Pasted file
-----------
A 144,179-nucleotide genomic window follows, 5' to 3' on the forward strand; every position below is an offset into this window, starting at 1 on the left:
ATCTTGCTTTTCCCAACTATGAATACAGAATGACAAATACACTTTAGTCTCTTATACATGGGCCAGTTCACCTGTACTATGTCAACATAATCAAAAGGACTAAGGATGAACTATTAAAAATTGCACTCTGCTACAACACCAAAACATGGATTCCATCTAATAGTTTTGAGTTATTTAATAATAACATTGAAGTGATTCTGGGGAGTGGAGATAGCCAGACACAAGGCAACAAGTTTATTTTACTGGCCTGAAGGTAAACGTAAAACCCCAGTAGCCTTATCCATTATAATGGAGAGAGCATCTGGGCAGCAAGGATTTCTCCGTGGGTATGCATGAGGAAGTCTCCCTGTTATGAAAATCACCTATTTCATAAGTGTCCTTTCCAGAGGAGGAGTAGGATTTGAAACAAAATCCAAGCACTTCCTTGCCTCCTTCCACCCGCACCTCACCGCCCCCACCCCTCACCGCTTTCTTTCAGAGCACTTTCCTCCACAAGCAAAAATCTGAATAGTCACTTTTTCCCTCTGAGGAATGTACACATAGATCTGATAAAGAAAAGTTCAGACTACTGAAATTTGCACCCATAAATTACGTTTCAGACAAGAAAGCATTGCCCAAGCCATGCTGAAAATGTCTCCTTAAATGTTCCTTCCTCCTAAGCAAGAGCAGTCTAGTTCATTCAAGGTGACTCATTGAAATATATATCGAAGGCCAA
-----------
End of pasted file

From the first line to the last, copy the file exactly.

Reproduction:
A 144,179-nucleotide genomic window follows, 5' to 3' on the forward strand; every position below is an offset into this window, starting at 1 on the left:
ATCTTGCTTTTCCCAACTATGAATACAGAATGACAAATACACTTTAGTCTCTTATACATGGGCCAGTTCACCTGTACTATGTCAACATAATCAAAAGGACTAAGGATGAACTATTAAAAATTGCACTCTGCTACAACACCAAAACATGGATTCCATCTAATAGTTTTGAGTTATTTAATAATAACATTGAAGTGATTCTGGGGAGTGGAGATAGCCAGACACAAGGCAACAAGTTTATTTTACTGGCCTGAAGGTAAACGTAAAACCCCAGTAGCCTTATCCATTATAATGGAGAGAGCATCTGGGCAGCAAGGATTTCTCCGTGGGTATGCATGAGGAAGTCTCCCTGTTATGAAAATCACCTATTTCATAAGTGTCCTTTCCAGAGGAGGAGTAGGATTTGAAACAAAATCCAAGCACTTCCTTGCCTCCTTCCACCCGCACCTCACCGCCCCCACCCCTCACCGCTTTCTTTCAGAGCACTTTCCTCCACAAGCAAAAATCTGAATAGTCACTTTTTCCCTCTGAGGAATGTACACATAGATCTGATAAAGAAAAGTTCAGACTACTGAAATTTGCACCCATAAATTACGTTTCAGACAAGAAAGCATTGCCCAAGCCATGCTGAAAATGTCTCCTTAAATGTTCCTTCCTCCTAAGCAAGAGCAGTCTAGTTCATTCAAGGTGACTCATTGAAATATATATCGAAGGCCAA